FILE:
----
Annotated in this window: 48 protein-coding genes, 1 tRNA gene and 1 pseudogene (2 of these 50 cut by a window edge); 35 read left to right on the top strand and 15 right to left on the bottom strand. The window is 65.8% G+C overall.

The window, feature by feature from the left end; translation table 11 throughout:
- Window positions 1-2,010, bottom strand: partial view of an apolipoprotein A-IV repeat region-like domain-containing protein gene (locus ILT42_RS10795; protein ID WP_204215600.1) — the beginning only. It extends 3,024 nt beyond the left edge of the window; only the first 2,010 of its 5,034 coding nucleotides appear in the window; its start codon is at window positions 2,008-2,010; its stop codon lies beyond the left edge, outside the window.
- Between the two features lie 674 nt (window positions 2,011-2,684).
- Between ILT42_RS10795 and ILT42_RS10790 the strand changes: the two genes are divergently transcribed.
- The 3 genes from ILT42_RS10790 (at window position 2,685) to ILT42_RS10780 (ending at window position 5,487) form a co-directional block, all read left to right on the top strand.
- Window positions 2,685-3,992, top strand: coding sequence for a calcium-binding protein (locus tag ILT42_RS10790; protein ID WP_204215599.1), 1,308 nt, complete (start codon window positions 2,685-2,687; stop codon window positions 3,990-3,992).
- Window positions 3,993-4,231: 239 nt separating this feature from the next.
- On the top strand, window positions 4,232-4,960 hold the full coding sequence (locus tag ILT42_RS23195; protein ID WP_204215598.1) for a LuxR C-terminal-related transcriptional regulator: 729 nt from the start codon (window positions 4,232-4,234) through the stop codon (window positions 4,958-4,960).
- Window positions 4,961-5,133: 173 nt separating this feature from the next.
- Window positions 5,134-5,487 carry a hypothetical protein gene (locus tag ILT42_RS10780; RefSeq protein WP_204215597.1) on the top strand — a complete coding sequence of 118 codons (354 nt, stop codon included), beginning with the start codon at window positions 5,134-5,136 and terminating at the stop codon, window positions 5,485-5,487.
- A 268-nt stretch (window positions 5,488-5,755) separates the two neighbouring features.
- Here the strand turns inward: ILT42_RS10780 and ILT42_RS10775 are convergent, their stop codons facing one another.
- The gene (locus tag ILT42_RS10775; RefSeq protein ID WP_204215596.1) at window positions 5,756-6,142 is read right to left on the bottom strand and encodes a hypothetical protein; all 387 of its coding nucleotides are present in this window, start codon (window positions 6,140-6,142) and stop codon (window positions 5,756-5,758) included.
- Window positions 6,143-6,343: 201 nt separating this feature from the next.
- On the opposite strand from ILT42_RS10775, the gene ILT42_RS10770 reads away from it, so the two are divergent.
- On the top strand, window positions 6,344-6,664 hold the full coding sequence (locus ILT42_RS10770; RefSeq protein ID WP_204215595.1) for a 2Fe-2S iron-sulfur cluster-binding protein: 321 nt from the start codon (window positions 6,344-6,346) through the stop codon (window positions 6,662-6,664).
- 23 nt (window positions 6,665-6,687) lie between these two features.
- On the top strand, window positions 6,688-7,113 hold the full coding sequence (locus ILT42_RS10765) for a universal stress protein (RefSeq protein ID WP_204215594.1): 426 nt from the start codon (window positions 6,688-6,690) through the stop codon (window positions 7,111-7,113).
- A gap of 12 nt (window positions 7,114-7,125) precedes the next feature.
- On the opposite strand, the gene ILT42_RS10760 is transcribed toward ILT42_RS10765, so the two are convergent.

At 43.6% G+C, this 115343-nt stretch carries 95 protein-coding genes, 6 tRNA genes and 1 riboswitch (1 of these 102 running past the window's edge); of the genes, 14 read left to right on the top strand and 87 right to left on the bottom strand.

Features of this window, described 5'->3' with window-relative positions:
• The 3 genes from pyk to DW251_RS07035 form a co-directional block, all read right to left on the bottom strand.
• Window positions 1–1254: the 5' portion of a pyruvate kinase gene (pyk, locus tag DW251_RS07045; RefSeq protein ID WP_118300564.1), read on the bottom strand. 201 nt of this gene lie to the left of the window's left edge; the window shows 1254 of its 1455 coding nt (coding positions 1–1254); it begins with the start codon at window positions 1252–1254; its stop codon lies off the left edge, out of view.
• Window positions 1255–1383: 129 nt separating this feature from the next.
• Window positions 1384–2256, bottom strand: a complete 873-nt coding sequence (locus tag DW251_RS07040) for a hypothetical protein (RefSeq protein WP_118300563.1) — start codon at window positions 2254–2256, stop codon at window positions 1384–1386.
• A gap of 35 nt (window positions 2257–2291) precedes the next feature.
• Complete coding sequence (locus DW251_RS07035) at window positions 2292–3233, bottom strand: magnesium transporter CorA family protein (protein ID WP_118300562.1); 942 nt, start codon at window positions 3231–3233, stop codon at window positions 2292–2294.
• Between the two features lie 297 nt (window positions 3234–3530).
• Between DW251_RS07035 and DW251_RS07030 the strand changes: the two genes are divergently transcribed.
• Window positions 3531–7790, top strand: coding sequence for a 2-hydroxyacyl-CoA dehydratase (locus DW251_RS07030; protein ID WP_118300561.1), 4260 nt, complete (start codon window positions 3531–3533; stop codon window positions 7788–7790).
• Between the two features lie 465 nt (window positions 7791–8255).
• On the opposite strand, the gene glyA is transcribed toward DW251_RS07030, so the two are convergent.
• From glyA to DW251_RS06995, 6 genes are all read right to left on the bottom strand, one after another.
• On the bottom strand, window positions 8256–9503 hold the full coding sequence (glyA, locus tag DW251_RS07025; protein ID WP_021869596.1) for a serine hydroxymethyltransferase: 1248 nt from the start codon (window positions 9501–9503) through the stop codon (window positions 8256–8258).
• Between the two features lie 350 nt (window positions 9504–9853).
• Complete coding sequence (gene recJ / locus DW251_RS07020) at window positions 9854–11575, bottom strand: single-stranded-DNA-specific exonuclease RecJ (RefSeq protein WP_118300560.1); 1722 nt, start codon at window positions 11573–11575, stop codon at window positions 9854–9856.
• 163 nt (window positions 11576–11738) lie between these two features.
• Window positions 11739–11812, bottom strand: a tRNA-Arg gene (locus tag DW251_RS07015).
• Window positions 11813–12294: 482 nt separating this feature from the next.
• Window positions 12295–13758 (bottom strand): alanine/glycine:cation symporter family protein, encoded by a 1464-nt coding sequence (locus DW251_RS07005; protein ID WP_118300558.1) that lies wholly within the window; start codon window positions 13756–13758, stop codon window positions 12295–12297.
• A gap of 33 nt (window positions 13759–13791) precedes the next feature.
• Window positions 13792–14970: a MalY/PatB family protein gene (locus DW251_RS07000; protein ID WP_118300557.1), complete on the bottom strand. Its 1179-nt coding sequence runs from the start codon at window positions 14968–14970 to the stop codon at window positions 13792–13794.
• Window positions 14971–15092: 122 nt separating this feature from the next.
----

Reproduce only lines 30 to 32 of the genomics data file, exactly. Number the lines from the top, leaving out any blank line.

• Between the two features lie 297 nt (window positions 3234–3530).
• Between DW251_RS07035 and DW251_RS07030 the strand changes: the two genes are divergently transcribed.
• Window positions 3531–7790, top strand: coding sequence for a 2-hydroxyacyl-CoA dehydratase (locus DW251_RS07030; protein ID WP_118300561.1), 4260 nt, complete (start codon window positions 3531–3533; stop codon window positions 7788–7790).